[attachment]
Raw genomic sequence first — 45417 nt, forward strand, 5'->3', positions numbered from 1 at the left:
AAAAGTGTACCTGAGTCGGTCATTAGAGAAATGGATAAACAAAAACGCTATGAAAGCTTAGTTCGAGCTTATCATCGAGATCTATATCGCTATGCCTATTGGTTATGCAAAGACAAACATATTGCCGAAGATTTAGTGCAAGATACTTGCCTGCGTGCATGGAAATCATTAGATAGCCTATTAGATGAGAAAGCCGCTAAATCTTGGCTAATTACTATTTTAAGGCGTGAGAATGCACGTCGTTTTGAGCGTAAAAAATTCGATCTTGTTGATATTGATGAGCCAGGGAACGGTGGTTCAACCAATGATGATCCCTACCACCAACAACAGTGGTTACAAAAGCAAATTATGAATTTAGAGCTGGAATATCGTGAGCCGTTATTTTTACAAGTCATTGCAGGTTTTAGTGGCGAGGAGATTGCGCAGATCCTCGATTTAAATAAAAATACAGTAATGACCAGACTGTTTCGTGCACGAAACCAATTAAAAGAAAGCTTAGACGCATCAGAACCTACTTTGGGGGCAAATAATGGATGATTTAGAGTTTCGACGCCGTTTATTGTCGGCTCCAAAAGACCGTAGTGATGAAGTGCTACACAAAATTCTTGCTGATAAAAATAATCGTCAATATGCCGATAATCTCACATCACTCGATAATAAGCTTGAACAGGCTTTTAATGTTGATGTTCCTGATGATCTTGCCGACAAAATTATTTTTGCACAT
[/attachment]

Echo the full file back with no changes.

Raw genomic sequence first — 45417 nt, forward strand, 5'->3', positions numbered from 1 at the left:
AAAAGTGTACCTGAGTCGGTCATTAGAGAAATGGATAAACAAAAACGCTATGAAAGCTTAGTTCGAGCTTATCATCGAGATCTATATCGCTATGCCTATTGGTTATGCAAAGACAAACATATTGCCGAAGATTTAGTGCAAGATACTTGCCTGCGTGCATGGAAATCATTAGATAGCCTATTAGATGAGAAAGCCGCTAAATCTTGGCTAATTACTATTTTAAGGCGTGAGAATGCACGTCGTTTTGAGCGTAAAAAATTCGATCTTGTTGATATTGATGAGCCAGGGAACGGTGGTTCAACCAATGATGATCCCTACCACCAACAACAGTGGTTACAAAAGCAAATTATGAATTTAGAGCTGGAATATCGTGAGCCGTTATTTTTACAAGTCATTGCAGGTTTTAGTGGCGAGGAGATTGCGCAGATCCTCGATTTAAATAAAAATACAGTAATGACCAGACTGTTTCGTGCACGAAACCAATTAAAAGAAAGCTTAGACGCATCAGAACCTACTTTGGGGGCAAATAATGGATGATTTAGAGTTTCGACGCCGTTTATTGTCGGCTCCAAAAGACCGTAGTGATGAAGTGCTACACAAAATTCTTGCTGATAAAAATAATCGTCAATATGCCGATAATCTCACATCACTCGATAATAAGCTTGAACAGGCTTTTAATGTTGATGTTCCTGATGATCTTGCCGACAAAATTATTTTTGCACAT